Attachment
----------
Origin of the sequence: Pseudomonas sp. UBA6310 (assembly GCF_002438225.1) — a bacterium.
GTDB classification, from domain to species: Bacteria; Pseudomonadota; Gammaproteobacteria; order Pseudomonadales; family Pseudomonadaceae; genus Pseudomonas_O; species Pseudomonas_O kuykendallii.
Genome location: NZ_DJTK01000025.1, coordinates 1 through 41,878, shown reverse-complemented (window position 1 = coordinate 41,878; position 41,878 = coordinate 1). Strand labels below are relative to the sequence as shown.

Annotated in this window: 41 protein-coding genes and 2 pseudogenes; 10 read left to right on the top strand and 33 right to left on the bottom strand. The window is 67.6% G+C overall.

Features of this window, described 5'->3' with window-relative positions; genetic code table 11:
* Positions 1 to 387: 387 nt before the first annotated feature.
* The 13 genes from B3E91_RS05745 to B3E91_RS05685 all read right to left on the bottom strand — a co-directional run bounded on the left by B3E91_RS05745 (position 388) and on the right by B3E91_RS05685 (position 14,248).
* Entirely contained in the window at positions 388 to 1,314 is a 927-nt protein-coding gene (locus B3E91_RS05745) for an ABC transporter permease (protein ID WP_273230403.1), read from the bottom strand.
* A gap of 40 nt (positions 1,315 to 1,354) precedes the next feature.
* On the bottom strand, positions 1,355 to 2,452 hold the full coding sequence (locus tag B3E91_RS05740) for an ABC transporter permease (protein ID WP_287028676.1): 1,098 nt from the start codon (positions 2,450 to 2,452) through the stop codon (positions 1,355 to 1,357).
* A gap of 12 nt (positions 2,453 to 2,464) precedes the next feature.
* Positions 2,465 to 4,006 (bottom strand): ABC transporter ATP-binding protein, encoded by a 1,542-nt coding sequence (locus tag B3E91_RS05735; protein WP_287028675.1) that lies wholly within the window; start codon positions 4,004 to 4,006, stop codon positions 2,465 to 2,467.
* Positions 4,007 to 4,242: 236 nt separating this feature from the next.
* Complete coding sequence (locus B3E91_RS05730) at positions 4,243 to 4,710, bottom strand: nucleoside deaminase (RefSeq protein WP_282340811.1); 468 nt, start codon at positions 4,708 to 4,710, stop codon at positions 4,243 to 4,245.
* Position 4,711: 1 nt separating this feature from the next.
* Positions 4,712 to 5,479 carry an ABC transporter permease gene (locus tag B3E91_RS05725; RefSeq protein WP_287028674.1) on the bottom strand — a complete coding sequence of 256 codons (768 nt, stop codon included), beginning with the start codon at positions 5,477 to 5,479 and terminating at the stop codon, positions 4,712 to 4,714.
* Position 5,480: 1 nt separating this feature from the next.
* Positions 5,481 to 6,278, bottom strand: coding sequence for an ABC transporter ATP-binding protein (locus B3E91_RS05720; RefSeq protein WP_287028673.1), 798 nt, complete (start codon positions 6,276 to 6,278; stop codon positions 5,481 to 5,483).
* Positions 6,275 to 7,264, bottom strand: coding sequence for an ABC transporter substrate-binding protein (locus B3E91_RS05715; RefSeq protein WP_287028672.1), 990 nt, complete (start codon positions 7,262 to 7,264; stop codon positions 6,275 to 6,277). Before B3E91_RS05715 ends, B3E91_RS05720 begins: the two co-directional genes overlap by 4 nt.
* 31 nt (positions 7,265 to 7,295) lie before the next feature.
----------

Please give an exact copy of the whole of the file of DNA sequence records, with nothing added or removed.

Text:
Origin of the sequence: Pseudomonas sp. UBA6310 (assembly GCF_002438225.1) — a bacterium.
GTDB classification, from domain to species: Bacteria; Pseudomonadota; Gammaproteobacteria; order Pseudomonadales; family Pseudomonadaceae; genus Pseudomonas_O; species Pseudomonas_O kuykendallii.
Genome location: NZ_DJTK01000025.1, coordinates 1 through 41,878, shown reverse-complemented (window position 1 = coordinate 41,878; position 41,878 = coordinate 1). Strand labels below are relative to the sequence as shown.

Annotated in this window: 41 protein-coding genes and 2 pseudogenes; 10 read left to right on the top strand and 33 right to left on the bottom strand. The window is 67.6% G+C overall.

Features of this window, described 5'->3' with window-relative positions; genetic code table 11:
* Positions 1 to 387: 387 nt before the first annotated feature.
* The 13 genes from B3E91_RS05745 to B3E91_RS05685 all read right to left on the bottom strand — a co-directional run bounded on the left by B3E91_RS05745 (position 388) and on the right by B3E91_RS05685 (position 14,248).
* Entirely contained in the window at positions 388 to 1,314 is a 927-nt protein-coding gene (locus B3E91_RS05745) for an ABC transporter permease (protein ID WP_273230403.1), read from the bottom strand.
* A gap of 40 nt (positions 1,315 to 1,354) precedes the next feature.
* On the bottom strand, positions 1,355 to 2,452 hold the full coding sequence (locus tag B3E91_RS05740) for an ABC transporter permease (protein ID WP_287028676.1): 1,098 nt from the start codon (positions 2,450 to 2,452) through the stop codon (positions 1,355 to 1,357).
* A gap of 12 nt (positions 2,453 to 2,464) precedes the next feature.
* Positions 2,465 to 4,006 (bottom strand): ABC transporter ATP-binding protein, encoded by a 1,542-nt coding sequence (locus tag B3E91_RS05735; protein WP_287028675.1) that lies wholly within the window; start codon positions 4,004 to 4,006, stop codon positions 2,465 to 2,467.
* Positions 4,007 to 4,242: 236 nt separating this feature from the next.
* Complete coding sequence (locus B3E91_RS05730) at positions 4,243 to 4,710, bottom strand: nucleoside deaminase (RefSeq protein WP_282340811.1); 468 nt, start codon at positions 4,708 to 4,710, stop codon at positions 4,243 to 4,245.
* Position 4,711: 1 nt separating this feature from the next.
* Positions 4,712 to 5,479 carry an ABC transporter permease gene (locus tag B3E91_RS05725; RefSeq protein WP_287028674.1) on the bottom strand — a complete coding sequence of 256 codons (768 nt, stop codon included), beginning with the start codon at positions 5,477 to 5,479 and terminating at the stop codon, positions 4,712 to 4,714.
* Position 5,480: 1 nt separating this feature from the next.
* Positions 5,481 to 6,278, bottom strand: coding sequence for an ABC transporter ATP-binding protein (locus B3E91_RS05720; RefSeq protein WP_287028673.1), 798 nt, complete (start codon positions 6,276 to 6,278; stop codon positions 5,481 to 5,483).
* Positions 6,275 to 7,264, bottom strand: coding sequence for an ABC transporter substrate-binding protein (locus B3E91_RS05715; RefSeq protein WP_287028672.1), 990 nt, complete (start codon positions 7,262 to 7,264; stop codon positions 6,275 to 6,277). Before B3E91_RS05715 ends, B3E91_RS05720 begins: the two co-directional genes overlap by 4 nt.
* 31 nt (positions 7,265 to 7,295) lie before the next feature.